The roots of Arkansas’ largest free colored community.

by Lisa Y. Henderson

DAVID HALL (1782?-1859?), described as a “colored” and “exceedingly stout man,” settled along the White River bottoms some seven miles below the mouth of the Little North Fork in 1819, the year that Congress created Arkansas Territory. The North Carolina-born Hall and his light-skinned wife Sarah, a Tennessean, built a cabin, raised corn, horses and cows, made whiskey in one of the first stills to be seen on the upper White River, and, not least of all, tended to their growing family. An 1840 surveyor’s map shows the Hall farm, which was located twenty miles west of today’s city of Mountain Home, with forty acres under cultivation, a larger operation that any other in his township. Hall paid county and state taxes for thirty years, and these records document his relative prosperity. … [His] sons Willoghby, Joe, and James, and his daughters Margaret Hall Turner and Eliza Hall Caulder established families that expanded the free black population in Marion County. These pioneer families lived in semi-isolation and in harmony with whites, a situation that attracted other free mulattoes who settled in the vicinity, forming antebellum Arkansas’s largest free black community.

Hall and his son-in-law Peter Caulder, despite state laws to the contrary, kept hounds and firearms essential to their frontier life. … Travelign about by any conveyance was legal in the territory and after statehood, but risky for free blacks since they were under the jurisdiction of any white man who cared to exercise that authority. Despite the risk, the Halls and their neighbor John Turner occasionally traveled outside the county by horse and by boat to attend tot heir business affairs.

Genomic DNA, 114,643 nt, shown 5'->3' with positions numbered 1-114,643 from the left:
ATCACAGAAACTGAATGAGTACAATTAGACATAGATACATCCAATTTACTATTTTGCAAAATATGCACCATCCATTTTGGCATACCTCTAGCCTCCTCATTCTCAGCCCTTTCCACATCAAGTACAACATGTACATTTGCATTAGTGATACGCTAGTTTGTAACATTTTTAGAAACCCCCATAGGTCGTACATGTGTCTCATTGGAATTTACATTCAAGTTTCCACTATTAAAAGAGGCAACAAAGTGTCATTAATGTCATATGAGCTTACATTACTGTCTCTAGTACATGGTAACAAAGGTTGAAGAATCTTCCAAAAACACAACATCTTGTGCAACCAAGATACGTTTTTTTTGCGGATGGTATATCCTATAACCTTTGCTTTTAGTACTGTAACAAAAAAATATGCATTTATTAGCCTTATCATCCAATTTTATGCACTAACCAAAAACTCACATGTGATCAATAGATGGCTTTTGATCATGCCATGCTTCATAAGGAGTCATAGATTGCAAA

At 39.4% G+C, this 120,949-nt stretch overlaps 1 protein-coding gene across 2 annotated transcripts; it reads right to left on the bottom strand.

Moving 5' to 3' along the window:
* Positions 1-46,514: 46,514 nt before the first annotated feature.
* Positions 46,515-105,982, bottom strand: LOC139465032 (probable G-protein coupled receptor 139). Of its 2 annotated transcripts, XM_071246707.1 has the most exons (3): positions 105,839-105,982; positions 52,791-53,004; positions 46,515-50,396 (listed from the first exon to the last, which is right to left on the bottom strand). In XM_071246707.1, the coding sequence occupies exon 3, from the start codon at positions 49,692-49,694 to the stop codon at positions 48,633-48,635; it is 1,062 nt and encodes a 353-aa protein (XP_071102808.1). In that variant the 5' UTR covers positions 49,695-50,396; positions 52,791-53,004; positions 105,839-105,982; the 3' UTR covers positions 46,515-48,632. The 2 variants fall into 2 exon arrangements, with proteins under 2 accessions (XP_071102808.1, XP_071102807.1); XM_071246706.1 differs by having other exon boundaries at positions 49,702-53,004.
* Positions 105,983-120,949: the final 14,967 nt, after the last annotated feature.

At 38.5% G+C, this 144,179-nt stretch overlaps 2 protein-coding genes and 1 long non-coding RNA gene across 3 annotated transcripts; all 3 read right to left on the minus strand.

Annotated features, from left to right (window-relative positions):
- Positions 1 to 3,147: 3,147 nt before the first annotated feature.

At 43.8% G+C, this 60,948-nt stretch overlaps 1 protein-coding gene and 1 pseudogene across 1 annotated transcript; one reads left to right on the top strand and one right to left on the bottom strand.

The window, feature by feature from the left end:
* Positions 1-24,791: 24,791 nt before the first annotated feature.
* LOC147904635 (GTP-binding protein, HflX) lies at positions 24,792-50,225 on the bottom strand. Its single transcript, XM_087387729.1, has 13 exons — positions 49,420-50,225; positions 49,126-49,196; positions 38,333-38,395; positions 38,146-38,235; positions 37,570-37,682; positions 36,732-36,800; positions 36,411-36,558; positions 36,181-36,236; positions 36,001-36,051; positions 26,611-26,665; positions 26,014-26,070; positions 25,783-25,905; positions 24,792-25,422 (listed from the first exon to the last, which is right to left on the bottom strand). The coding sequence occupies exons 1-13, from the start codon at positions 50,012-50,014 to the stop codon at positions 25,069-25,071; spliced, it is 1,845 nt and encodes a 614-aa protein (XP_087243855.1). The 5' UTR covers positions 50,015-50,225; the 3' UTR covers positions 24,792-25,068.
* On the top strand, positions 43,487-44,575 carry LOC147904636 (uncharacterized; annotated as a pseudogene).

Land ownership was one of the few legally recognized rights of Negros in slave states such as Arkansas. During the winter of 1849, David Hall and John Hall (possibly a brother) traveled one hundrted miles to the United States government land office at Batesville to pay cash for and later receive patents on their White River valley acreage. …

The settlement lasted until the Arkansas General Assembly passed a law in February 859 entitled, “An Act to Remove the Free Negroes and Mulattos from the State.” Penalties included seizure and sale into slavery, emancipation having already been made illegal in Arkansas. The enormity of the threat was enough to overcome the tenaciousness of folks in the free Negro community. More than one hundred of them abandoned good farms and departed Marion County and the state of Arkansas, a gut-wrenching turn of events, without doubt.

Today the land patented by David Hall lies beneath Bull Shoals Lake. With the exception of weathered and nameless wooden markers placed atop a stone wall alongside the Promised Land Cemetery by the Corps of Engineers before the valley was flooded, no physical trace remains of the free black community that thrived along the banks of the White River near the Missouri border. Hall disappeared from the tax and census records in 1859 when he would have been seventy-six years old. … [by] Billy D. Higgins

Adapted from Nancy A. Williams and Jeannie M. Whayne, eds., Arkansas Biography: A Collection of Notable Lives (2000).

In the 1850 census of Marion County, Arkansas: David Hall, 67, born NC, wife Sarah, 55, born Tennessee, and Mary, 18, Joseph, 12, and Henry Hall, 20, all born in Arkansas. Sons James and Jospeh are listed with theri families nearby.